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Skeletal muscle mass as a prognostic indicator of outcomes in ovarian cancer: a systematic review and meta-analysis
  1. Emanuele Rinninella1,2,
  2. Anna Fagotti3,4,
  3. Marco Cintoni5,
  4. Pauline Raoul6,
  5. Giuseppe Scaletta7,
  6. Giovanni Scambia4,7,
  7. Antonio Gasbarrini8,9 and
  8. Maria Cristina Mele9,10
  1. 1 Clinical Nutrition Unit, Fondazione Policlinico Universitario A. Gemelli IRCCS, Rome, Italy
  2. 2 Research and Training Center in Human Nutrition, Università Cattolica del Sacro Cuore, Rome, Italy
  3. 3 Ovarian Cancer Unit, Fondazione Policlinico Universitario A. Gemelli IRCCS, Rome, Italy
  4. 4 Dipartimento di Scienze della vita e sanità pubblica, Università Cattolica del Sacro Cuore, Rome, Italy
  5. 5 Scuola di Specializzazione in Scienza dell'Alimentazione, University of Rome Tor Vergata, Rome, Italy
  6. 6 Advanced Nutrition in Oncology Unit, Fondazione Policlinico Universitario A. Gemelli IRCSS, Rome, Italy
  7. 7 Gynecologic Oncology Unit, Fondazione Policlinico Universitario A. Gemelli IRCSS, Rome, Italy
  8. 8 Internal Medicine and Gastroenterology Unit, Policlinico Universitario Agostino Gemelli, Roma, Lazio, Italy
  9. 9 Dipartimento di Medicina e chirurgia traslazionale, Università Cattolica del Sacro Cuore, Rome, Italy
  10. 10 Advanced Nutrition in Oncology Unit, Policlinico Universitario Agostino Gemelli, Roma, Italy
  1. Correspondence to Dr Emanuele Rinninella, Clinical Nutrition Unit, Fondazione Policlinico Universitario Agostino Gemelli IRCCS, Roma 00168, Italy; emanuele.rinninella{at}unicatt.it

Abstract

Background Muscle mass plays a key role in predicting clinical outcomes in cancer. This systematic review and meta-analysis aimed to evaluate whether computed tomography (CT) scan indexes of muscle mass quantity and quality could be used as prognostic factors in ovarian cancer.

Methods Three electronic bibliographic databases (MEDLINE, Web of Science, and Cochrane Central Register of Controlled Trials) were used to conduct a systematic literature search from inception to January 2020. The primary outcome was overall survival. Pooled analyses of hazard ratios (HRs) and 95% confidence intervals (CIs) were performed with Review Manager 5.3. Heterogeneity was assessed by measuring inconsistency (I2 based on the χ2 test). Secondary outcomes included progression free survival, disease free survival, postoperative complications, and chemotoxicity. Study quality and quality of evidence were assessed.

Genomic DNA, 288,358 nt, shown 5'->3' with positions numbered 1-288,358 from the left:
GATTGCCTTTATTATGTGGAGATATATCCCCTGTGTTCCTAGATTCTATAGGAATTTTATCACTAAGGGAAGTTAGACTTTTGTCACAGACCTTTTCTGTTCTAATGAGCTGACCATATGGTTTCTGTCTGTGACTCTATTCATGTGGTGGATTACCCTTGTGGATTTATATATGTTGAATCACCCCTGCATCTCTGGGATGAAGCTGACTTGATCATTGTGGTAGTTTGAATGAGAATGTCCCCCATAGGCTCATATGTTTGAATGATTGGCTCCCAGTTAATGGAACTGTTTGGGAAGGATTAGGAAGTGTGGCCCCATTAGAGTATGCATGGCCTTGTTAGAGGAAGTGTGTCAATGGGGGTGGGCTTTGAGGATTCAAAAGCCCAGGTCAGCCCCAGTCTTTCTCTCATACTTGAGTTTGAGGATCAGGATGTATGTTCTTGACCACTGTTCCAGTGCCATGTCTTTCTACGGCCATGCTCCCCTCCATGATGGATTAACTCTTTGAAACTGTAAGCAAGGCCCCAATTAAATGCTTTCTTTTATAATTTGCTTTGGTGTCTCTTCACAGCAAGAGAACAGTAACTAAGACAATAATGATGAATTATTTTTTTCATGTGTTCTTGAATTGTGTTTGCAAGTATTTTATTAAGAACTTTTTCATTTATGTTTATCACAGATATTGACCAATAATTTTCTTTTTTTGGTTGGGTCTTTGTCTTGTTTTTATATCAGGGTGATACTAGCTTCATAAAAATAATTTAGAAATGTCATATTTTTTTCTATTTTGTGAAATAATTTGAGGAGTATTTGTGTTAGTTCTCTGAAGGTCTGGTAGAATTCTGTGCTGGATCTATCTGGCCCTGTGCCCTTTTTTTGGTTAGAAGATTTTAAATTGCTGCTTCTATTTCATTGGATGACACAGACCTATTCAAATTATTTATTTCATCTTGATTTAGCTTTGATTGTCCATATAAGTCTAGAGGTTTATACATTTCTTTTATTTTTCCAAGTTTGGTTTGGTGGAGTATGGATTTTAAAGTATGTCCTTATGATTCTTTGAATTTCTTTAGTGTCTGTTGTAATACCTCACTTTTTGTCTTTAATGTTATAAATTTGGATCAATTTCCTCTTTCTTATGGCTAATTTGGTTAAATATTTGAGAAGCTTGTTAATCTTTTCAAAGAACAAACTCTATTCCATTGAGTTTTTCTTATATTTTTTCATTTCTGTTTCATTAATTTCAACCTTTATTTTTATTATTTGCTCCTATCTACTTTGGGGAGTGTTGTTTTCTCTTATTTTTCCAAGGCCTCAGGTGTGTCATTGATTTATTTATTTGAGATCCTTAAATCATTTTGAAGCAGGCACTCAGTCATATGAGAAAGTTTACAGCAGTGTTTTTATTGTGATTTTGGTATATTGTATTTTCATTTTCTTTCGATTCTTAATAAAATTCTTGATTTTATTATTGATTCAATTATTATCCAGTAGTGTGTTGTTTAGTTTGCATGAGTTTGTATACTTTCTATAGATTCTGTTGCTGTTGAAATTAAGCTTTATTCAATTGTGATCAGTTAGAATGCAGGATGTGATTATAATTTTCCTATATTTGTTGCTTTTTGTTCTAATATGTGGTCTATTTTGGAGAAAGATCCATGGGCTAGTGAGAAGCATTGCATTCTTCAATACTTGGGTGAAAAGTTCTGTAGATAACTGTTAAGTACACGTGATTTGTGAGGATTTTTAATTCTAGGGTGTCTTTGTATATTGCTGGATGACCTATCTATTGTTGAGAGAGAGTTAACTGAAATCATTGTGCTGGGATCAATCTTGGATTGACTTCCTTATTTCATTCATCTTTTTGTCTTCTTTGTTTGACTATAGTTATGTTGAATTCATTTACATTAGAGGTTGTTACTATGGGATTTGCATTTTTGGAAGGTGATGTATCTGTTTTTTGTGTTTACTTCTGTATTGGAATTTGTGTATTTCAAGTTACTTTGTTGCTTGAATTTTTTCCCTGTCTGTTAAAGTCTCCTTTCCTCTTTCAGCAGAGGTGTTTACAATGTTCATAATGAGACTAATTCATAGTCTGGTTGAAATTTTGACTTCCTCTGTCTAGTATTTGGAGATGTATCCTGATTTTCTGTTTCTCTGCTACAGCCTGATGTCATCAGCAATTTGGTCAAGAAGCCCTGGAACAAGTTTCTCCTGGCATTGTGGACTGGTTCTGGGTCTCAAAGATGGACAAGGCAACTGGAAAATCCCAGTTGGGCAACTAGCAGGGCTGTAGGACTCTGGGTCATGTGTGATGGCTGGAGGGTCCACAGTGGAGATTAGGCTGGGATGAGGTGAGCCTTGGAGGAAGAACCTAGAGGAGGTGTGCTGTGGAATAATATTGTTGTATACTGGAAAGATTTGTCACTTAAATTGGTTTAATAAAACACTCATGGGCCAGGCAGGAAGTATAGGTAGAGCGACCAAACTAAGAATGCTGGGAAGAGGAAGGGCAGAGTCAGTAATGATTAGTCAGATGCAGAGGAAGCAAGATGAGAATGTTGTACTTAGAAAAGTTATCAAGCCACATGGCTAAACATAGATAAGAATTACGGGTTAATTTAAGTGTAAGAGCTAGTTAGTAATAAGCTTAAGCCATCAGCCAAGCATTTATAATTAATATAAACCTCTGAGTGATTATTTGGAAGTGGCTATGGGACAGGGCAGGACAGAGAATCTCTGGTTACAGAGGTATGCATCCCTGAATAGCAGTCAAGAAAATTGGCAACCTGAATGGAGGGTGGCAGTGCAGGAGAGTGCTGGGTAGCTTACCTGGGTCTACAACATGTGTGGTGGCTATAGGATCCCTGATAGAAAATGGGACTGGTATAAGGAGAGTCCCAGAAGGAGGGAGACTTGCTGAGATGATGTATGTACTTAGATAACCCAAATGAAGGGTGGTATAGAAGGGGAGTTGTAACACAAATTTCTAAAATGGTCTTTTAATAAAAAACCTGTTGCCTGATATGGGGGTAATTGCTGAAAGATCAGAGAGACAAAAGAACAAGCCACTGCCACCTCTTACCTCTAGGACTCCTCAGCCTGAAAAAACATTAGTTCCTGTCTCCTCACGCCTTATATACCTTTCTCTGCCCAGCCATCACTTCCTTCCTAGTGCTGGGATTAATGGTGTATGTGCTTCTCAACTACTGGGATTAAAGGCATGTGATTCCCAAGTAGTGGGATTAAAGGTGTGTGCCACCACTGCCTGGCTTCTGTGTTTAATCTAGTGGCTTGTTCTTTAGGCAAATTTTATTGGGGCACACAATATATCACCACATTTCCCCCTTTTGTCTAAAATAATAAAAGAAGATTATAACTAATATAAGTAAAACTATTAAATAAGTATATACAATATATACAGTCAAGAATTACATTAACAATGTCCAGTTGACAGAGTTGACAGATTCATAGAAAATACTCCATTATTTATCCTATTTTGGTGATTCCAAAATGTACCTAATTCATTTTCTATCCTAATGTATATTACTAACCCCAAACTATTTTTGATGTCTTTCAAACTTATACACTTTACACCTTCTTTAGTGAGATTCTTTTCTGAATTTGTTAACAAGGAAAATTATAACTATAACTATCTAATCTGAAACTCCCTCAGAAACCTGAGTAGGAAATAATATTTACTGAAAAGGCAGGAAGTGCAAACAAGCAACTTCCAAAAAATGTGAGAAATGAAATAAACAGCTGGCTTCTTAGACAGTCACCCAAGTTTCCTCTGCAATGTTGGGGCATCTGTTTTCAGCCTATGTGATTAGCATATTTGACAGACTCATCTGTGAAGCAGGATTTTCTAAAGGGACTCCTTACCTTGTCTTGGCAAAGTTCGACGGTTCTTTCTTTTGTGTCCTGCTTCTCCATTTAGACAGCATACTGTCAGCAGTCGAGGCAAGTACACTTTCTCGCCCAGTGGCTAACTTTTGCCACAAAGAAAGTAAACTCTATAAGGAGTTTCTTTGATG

Results A total of 15 studies were included in the systematic review, of which six studies (1226 patients) were included in the meta-analysis. Summary unadjusted HRs (HR 1.11, 95% CI 0.84 to 1.46, p=0.47) and adjusted HRs (HR 1.10, 95% CI 0.84 to 1.43, p=0.49) did not show a significant association between low skeletal muscle index and overall survival (p>0.05) in ovarian cancer. Instead, although the quality of evidence was low, pooled data of three studies, comprising 679 patients, showed a significant association between low skeletal muscle radiodensity and poor overall survival (HR 1.63, 95% CI 1.28 to 2.07, p<0.0001). Moreover, the heterogeneity between studies precluded the possibility of performing a meta-analysis and reaching conclusions for progression free survival, disease free survival, surgical complications, and chemotoxicity.

Conclusions This work suggested that the measurement of skeletal muscle radiodensity by routine CT scan at diagnosis, with standardization of diagnostic criteria, could be a reliable tool to select at risk patients and to individualize effective nutritional strategies. However, prospective homogeneous studies with a larger number of patients are required to confirm these results.

  • ovarian cancer
  • psoas muscles
  • postoperative care
  • preoperative care
  • postoperative complications
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Footnotes

  • Twitter @annafagottimd

  • Contributors ER conceived the topic and revised the manuscript. MC, GiuS, and PR selected bibliographic sources. PR prepared the manuscript and generated the schematic diagrams. AG and GioS revised the final version. AF and MCM coordinated the working group and revised the final version. All authors made significant contributions to this review article.

  • Funding The authors have not declared a specific grant for this research from any funding agency in the public, commercial, or not-for-profit sectors.

  • Competing interests None declared.

  • Patient consent for publication Not required.

  • Provenance and peer review Not commissioned; externally peer reviewed.

  • Data availability statement Data may be obtained from a third party and are not publicly available. Not applicable.

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